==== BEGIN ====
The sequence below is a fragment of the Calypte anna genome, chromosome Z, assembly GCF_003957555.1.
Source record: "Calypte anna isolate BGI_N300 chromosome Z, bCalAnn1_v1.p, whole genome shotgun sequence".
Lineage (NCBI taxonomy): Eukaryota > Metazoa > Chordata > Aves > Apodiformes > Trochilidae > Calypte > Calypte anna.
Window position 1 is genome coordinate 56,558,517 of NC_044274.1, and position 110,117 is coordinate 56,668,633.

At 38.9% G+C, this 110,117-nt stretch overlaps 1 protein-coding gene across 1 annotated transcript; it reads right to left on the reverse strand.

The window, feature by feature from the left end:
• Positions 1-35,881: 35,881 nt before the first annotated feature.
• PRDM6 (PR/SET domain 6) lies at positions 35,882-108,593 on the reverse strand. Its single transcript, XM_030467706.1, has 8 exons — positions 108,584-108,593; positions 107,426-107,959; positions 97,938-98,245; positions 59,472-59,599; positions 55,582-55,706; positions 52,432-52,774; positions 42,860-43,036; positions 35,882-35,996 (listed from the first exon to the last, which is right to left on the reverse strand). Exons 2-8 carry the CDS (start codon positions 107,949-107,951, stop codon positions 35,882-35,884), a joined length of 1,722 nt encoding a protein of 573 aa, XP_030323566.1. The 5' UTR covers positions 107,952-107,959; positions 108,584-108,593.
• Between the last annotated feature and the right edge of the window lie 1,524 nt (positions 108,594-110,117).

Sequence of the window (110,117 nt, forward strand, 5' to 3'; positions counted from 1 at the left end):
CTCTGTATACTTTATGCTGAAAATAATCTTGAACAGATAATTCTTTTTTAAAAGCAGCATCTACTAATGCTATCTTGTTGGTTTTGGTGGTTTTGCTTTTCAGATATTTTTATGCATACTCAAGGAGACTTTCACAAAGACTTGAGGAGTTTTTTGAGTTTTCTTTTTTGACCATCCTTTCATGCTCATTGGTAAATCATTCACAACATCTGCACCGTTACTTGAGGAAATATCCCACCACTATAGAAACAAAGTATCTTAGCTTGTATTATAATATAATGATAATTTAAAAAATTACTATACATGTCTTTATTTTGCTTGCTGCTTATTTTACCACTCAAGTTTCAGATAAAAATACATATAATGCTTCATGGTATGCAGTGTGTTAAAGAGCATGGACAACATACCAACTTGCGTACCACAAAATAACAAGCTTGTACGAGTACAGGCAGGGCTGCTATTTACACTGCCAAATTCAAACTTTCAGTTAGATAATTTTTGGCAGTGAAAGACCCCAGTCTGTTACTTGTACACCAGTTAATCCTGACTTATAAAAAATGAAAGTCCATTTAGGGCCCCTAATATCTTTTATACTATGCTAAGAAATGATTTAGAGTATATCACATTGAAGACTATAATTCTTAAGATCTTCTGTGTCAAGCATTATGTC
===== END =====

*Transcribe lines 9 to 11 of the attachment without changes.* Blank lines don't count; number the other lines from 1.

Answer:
• Between the last annotated feature and the right edge of the window lie 1,524 nt (positions 108,594-110,117).

Sequence of the window (110,117 nt, forward strand, 5' to 3'; positions counted from 1 at the left end):
CTCTGTATACTTTATGCTGAAAATAATCTTGAACAGATAATTCTTTTTTAAAAGCAGCATCTACTAATGCTATCTTGTTGGTTTTGGTGGTTTTGCTTTTCAGATATTTTTATGCATACTCAAGGAGACTTTCACAAAGACTTGAGGAGTTTTTTGAGTTTTCTTTTTTGACCATCCTTTCATGCTCATTGGTAAATCATTCACAACATCTGCACCGTTACTTGAGGAAATATCCCACCACTATAGAAACAAAGTATCTTAGCTTGTATTATAATATAATGATAATTTAAAAAATTACTATACATGTCTTTATTTTGCTTGCTGCTTATTTTACCACTCAAGTTTCAGATAAAAATACATATAATGCTTCATGGTATGCAGTGTGTTAAAGAGCATGGACAACATACCAACTTGCGTACCACAAAATAACAAGCTTGTACGAGTACAGGCAGGGCTGCTATTTACACTGCCAAATTCAAACTTTCAGTTAGATAATTTTTGGCAGTGAAAGACCCCAGTCTGTTACTTGTACACCAGTTAATCCTGACTTATAAAAAATGAAAGTCCATTTAGGGCCCCTAATATCTTTTATACTATGCTAAGAAATGATTTAGAGTATATCACATTGAAGACTATAATTCTTAAGATCTTCTGTGTCAAGCATTATGTC